onClose: function() {
        println(map);
    }
}

Here is the result for that map

tlemap javafx

And you can try it yourself in your browser. Play it online now.

Here is a video of it working

Downloads:

Possibilities

We are using just  a image that can handle 100 tiles, tiles.png with less than 30Kb. The map is also composed with 100 tiles. Each tile we can choose between 100 different tiles, so we can compose 10100 different maps (one googol10 ). Most of them are useless and without any sense, but some are cool. :)

JavaFX, how to create a rpg like game

JavaFX 1.0 is out and there are tons of new cool features, specially for game development.trans

I’ll show in this tutorial how to create a very simple demo that shows how to load imtrages, handle sprites, collisions and keyboard events that you can use to create a game with a old school rpg like vision.

For the background scenario I’m using the house that I drew and we’ll call as house.png.

That we load as a Image and place into a ImageView.

ImageView{
   image: Image {url: "{__DIR__}house.png"}
}

For the character I’m using the last character I drew, the nerdy guy.

To make the animation easier, I spited it into 9 pieces:

down0.png, down1.png and down2.png

left0.png, left1.png and left2.png

right0.png, right1.png and righ2.png

up0.png, up1.png and up2.png

All images I’m using should be in the same directory of source code.

Let’s start loading the scenario and a single character sprite.

import javafx.stage.Stage;
import javafx.scene.Scene;
import javafx.scene.image.*;
 
Stage {
   title: "RPG-like demo", width: 424, height: 412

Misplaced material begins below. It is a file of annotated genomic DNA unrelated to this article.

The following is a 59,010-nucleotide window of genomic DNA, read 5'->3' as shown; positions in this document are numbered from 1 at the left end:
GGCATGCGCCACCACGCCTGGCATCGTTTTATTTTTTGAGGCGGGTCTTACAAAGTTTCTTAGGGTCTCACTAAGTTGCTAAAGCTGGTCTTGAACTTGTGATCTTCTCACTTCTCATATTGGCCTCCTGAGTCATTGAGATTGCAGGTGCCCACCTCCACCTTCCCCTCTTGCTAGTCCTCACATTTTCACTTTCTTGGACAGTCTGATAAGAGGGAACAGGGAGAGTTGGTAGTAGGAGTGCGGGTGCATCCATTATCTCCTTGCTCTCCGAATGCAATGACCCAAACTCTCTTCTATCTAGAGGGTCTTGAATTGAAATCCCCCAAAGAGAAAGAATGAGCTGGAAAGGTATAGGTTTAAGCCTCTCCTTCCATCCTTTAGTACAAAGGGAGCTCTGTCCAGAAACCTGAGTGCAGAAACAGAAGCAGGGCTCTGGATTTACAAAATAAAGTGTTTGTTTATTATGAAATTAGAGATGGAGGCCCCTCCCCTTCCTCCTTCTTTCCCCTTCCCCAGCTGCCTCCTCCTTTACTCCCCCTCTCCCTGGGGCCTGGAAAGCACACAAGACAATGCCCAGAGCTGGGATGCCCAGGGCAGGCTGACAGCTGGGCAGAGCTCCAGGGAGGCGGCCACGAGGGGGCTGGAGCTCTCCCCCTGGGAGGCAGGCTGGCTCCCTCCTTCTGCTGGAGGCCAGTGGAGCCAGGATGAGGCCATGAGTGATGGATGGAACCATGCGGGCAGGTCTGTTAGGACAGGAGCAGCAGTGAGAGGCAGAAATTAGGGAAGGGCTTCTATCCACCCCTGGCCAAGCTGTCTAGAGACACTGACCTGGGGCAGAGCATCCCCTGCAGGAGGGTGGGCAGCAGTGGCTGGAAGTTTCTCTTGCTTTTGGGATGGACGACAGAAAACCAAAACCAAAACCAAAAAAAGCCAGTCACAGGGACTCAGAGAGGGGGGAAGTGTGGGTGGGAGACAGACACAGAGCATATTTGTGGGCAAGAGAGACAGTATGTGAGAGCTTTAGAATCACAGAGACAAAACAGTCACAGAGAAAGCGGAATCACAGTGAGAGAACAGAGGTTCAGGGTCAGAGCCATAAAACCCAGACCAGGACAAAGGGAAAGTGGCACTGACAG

visible: true
   scene: Scene{
      content: [
         ImageView{
         image: Image {url: "{__DIR__}house.png"} },
         ImageView{
            x: 320 y: 80
            image: Image {url: "{__DIR__}down1.png"}
         }
      ]
   }
}

Saved as Game.fx you can compile and run with in your terminal:

$ javafxc Game.fx

$ javafx Game

Hint: You can use NetBeans 6.5 JavaFX plugin to easier the JavaFX development.

To put animation on the character we load all sprites into four lists. Each list for each direction.

// sprites
def up    = for(i in [0..2]) { Image {url: "{__DIR__}up{i}.png"    } }
def right = for(i in [0..2]) { Image {url: "{__DIR__}right{i}.png" } }
def down  = for(i in [0..2]) { Image {url: "{__DIR__}down{i}.png"  } }
def left  = for(i in [0..2]) { Image {url: "{__DIR__}left{i}.png"  } }

And create vars to store the character position and frame of animation.

var frame = 0;
var posx = 320;
var posy = 80;

Also store the house background.

// house background
def house = ImageView{ image: Image {url: "{__DIR__}house.png"} };